We can say without hesitation that Mahatma Gandhi was the greatest humanist of the XX century.
“Mahatma” (Sanskrit “great soul”) – that's how Indians call people who got free from sansara being alive. Famous Indian poet Rabindranath Tagore was the first one to give that title to Mohandas Karamchand Gandhi, the lawyer from Gujarat state, who freed his country from British domination without a blood-drop. Gandhi used to say that “nonviolence is not cowardice, it’s always heroism”. And he proved his words to the whole world. In 1982 Richard Attenborough released a movie about Gandhi’s life. It received 8 Academy Awards, including the prizes for “Best Picture”, “Best Director”, and “Best Actor in a Leading Role”.
The movie begins with the retelling of Gandhi’s service in South Africa where he had witnessed the oppression of “colored” people for the first time and then began fighting for the rights of Indians there. The campaigns he held in South Africa were so successful, he was considered to be a national hero when he came back to India. Attenborough managed to create an illustrated biography of Gandhi: a few arrests, disobedience campaigns and hunger-strikes – all these events from his life are reflected in the movie. The director also got to show the great human rights fighter as a simple, humble, honest man, as his contemporaries saw him.
“Generations to come, it may well be, will scarce believe that such a man as this one ever in flesh and blood walked upon this Earth,” – this is one of the most famous quotes about Gandhi by Albert Einstein. And he was right. You just can’t believe that there were times when one person was able to stop the bloody fights between hundreds of thousands of people by simply saying that he would not eat until the violence stopped. And a few days later thousands of Muslims and Hindu stopped their pointless murders so that Gandhi would stop his hunger-strike.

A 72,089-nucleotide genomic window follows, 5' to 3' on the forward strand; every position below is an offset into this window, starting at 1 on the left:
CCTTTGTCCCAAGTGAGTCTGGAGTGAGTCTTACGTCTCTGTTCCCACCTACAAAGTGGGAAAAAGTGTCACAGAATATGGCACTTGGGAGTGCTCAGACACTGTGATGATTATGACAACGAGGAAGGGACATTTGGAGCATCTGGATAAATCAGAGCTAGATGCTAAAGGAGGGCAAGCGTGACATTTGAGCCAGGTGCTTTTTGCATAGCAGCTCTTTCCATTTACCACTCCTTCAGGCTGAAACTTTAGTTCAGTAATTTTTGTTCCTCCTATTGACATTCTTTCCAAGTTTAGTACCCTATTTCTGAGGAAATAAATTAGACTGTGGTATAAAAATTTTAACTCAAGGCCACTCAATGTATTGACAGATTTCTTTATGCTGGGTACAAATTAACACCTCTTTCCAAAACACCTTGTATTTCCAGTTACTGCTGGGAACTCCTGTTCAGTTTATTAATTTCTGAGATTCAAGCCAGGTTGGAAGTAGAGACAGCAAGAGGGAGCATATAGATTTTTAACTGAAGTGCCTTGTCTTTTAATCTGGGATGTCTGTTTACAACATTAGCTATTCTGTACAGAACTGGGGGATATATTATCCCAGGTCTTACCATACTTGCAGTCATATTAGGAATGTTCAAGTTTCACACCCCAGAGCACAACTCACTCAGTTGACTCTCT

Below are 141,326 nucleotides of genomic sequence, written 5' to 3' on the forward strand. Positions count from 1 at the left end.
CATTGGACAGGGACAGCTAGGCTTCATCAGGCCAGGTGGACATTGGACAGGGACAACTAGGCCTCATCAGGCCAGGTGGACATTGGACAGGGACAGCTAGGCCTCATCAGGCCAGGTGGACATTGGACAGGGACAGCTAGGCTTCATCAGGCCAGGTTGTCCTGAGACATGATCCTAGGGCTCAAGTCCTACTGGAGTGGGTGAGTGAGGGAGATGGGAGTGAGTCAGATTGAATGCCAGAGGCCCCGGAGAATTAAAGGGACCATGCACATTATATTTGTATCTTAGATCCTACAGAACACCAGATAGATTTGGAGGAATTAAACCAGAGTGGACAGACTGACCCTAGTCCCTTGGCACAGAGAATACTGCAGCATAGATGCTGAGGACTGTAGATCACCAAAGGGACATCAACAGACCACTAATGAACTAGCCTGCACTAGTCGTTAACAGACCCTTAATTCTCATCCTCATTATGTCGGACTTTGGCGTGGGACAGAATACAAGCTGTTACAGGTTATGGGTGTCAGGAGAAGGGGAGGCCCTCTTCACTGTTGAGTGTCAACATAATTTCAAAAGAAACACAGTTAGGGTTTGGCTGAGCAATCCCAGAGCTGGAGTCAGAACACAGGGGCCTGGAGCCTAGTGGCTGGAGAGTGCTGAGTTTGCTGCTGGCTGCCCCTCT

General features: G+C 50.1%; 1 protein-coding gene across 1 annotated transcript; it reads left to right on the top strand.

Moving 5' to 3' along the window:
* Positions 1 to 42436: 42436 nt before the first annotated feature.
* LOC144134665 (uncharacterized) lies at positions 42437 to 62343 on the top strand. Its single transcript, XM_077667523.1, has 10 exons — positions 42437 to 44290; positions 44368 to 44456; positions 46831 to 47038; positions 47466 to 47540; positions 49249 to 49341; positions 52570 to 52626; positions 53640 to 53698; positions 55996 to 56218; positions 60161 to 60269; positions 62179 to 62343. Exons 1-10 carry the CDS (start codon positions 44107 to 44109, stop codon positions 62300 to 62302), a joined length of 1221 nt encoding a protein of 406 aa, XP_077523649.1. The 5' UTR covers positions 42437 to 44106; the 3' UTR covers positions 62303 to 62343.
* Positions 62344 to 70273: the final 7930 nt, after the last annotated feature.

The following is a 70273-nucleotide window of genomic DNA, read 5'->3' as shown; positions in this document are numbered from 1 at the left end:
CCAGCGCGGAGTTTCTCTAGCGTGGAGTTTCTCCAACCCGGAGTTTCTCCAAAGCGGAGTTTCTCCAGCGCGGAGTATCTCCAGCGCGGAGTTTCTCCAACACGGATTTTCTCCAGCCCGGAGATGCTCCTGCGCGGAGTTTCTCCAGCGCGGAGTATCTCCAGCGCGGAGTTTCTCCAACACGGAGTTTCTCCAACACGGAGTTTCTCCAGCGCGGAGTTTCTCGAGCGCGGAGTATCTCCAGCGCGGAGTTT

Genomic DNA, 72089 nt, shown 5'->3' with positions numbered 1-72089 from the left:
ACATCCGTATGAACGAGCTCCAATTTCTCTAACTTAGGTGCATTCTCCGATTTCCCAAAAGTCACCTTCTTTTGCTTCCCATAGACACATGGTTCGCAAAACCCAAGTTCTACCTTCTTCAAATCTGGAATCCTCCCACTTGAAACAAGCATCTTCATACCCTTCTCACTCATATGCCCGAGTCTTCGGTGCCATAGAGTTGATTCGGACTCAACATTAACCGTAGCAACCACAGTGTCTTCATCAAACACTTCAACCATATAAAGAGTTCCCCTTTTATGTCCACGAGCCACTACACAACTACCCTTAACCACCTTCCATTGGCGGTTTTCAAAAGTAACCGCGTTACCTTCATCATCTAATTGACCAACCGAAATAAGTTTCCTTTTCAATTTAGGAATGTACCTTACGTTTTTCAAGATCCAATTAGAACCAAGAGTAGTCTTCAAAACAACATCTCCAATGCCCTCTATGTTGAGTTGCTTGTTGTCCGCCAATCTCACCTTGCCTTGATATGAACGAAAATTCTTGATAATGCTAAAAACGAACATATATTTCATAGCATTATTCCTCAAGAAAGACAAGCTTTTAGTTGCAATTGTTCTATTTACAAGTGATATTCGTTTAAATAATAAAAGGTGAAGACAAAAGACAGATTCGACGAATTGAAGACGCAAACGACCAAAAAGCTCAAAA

One of the most impressive scenes is the Gandhi’s funeral scene. It was included into the Guinness Book of World Records as the scene with biggest amount of people involved in the whole history of the cinema. You won’t believe it, but about 300,000 people took part in it and 200,000 of them had volunteered to do it for free.
The life of Gandhi is mixed with the Indian history of early XX century in this film. We can see Indian National Congress led by Jawaharlal Nehru, Muslim League led by Muhhamad Ali Jinnah, their aggression, the confrontation of Hindu and Muslims, which later led to Pakistan’s separation from India.
The movie is 3 hours 11 minutes long but you will watch it in one breath. We recommend it to everyone interested in Indian history and to those who are sick of all the news about war, terrorism, murders and who wants to truly believe, even just for one evening, that one can actually build a world without violence.